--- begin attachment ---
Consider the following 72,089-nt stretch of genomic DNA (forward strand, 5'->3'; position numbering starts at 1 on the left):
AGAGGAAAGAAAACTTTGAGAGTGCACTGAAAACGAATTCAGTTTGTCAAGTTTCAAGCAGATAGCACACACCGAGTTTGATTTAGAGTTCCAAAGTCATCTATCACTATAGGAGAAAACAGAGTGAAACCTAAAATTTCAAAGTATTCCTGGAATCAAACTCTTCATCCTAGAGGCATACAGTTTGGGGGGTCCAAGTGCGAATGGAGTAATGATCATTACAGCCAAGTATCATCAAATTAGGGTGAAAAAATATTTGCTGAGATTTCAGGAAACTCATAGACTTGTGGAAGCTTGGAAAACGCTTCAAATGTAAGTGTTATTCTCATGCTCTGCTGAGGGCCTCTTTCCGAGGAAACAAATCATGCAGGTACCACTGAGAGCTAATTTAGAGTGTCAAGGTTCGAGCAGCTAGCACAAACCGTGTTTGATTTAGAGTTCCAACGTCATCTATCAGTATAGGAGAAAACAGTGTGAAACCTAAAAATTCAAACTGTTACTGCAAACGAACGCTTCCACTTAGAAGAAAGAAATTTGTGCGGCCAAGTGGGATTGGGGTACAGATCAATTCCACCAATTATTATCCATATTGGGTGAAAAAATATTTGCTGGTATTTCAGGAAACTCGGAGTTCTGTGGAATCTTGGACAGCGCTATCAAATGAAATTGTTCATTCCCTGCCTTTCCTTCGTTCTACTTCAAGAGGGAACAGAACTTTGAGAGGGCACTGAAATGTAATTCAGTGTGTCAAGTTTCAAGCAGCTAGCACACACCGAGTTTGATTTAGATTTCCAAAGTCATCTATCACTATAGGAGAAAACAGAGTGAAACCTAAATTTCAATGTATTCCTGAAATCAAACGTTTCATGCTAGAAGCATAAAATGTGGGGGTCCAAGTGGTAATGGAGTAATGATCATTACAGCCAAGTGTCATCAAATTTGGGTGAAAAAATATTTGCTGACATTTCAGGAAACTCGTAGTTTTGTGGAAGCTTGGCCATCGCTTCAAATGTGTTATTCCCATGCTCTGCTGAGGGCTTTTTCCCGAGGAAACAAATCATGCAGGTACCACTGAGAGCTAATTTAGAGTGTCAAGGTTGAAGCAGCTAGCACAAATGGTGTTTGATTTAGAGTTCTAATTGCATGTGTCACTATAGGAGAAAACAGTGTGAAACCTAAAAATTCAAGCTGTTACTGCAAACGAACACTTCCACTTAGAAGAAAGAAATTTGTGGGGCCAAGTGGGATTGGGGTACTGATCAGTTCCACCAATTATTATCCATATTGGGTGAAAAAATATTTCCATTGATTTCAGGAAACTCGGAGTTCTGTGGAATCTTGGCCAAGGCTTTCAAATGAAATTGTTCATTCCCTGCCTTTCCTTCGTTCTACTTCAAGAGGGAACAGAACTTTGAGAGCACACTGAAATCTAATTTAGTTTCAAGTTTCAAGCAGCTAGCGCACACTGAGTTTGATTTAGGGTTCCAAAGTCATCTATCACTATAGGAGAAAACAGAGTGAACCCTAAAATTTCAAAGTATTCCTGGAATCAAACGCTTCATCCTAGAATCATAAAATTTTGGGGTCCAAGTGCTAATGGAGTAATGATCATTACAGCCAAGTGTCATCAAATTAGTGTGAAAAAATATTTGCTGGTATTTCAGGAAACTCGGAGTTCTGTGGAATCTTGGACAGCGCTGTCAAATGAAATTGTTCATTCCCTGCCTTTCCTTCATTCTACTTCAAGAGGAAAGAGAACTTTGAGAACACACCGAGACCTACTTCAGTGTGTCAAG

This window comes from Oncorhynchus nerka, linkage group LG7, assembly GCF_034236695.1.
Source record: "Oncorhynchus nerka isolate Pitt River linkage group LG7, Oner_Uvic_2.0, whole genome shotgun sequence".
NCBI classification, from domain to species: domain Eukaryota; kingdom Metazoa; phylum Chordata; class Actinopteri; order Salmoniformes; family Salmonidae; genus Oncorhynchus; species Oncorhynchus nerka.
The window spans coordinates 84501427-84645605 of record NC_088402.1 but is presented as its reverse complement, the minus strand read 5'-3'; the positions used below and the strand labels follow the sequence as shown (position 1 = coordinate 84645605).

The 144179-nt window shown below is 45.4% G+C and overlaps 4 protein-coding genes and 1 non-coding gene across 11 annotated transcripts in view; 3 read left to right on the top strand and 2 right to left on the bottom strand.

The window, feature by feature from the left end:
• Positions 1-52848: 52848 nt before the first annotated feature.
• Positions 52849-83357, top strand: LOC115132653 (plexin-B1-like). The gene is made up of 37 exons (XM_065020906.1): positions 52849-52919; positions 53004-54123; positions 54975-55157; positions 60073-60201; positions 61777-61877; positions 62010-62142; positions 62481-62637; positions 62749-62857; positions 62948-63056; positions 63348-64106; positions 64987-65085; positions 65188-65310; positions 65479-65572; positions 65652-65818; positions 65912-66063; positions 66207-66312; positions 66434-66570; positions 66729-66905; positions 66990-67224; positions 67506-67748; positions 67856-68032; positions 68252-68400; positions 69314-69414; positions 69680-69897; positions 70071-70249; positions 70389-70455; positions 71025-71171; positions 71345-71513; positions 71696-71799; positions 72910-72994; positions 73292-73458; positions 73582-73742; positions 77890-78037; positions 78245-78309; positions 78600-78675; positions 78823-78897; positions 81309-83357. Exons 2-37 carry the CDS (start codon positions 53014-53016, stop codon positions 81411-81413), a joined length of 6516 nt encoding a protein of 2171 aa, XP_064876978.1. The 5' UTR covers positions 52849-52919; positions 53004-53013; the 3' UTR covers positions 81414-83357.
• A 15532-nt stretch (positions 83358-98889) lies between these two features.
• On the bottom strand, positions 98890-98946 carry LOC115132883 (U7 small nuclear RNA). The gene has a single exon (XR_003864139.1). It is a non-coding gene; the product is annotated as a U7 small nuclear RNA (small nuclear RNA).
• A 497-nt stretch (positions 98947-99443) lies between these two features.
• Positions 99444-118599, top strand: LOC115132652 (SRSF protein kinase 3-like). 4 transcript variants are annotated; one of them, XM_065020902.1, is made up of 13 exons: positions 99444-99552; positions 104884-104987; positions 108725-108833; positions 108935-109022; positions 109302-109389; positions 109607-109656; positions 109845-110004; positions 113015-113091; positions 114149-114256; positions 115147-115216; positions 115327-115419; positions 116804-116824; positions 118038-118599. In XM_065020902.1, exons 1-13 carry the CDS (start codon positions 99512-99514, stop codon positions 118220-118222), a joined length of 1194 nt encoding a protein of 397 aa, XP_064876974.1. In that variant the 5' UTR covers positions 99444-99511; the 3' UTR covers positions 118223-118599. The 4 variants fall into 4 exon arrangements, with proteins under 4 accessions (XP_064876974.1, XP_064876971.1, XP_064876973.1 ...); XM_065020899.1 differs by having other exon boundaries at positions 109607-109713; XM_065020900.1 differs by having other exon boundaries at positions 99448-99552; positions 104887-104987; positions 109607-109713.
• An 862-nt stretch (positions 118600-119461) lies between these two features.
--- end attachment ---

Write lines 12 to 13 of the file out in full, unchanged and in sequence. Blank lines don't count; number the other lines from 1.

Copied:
• On the bottom strand, positions 98890-98946 carry LOC115132883 (U7 small nuclear RNA). The gene has a single exon (XR_003864139.1). It is a non-coding gene; the product is annotated as a U7 small nuclear RNA (small nuclear RNA).
• A 497-nt stretch (positions 98947-99443) lies between these two features.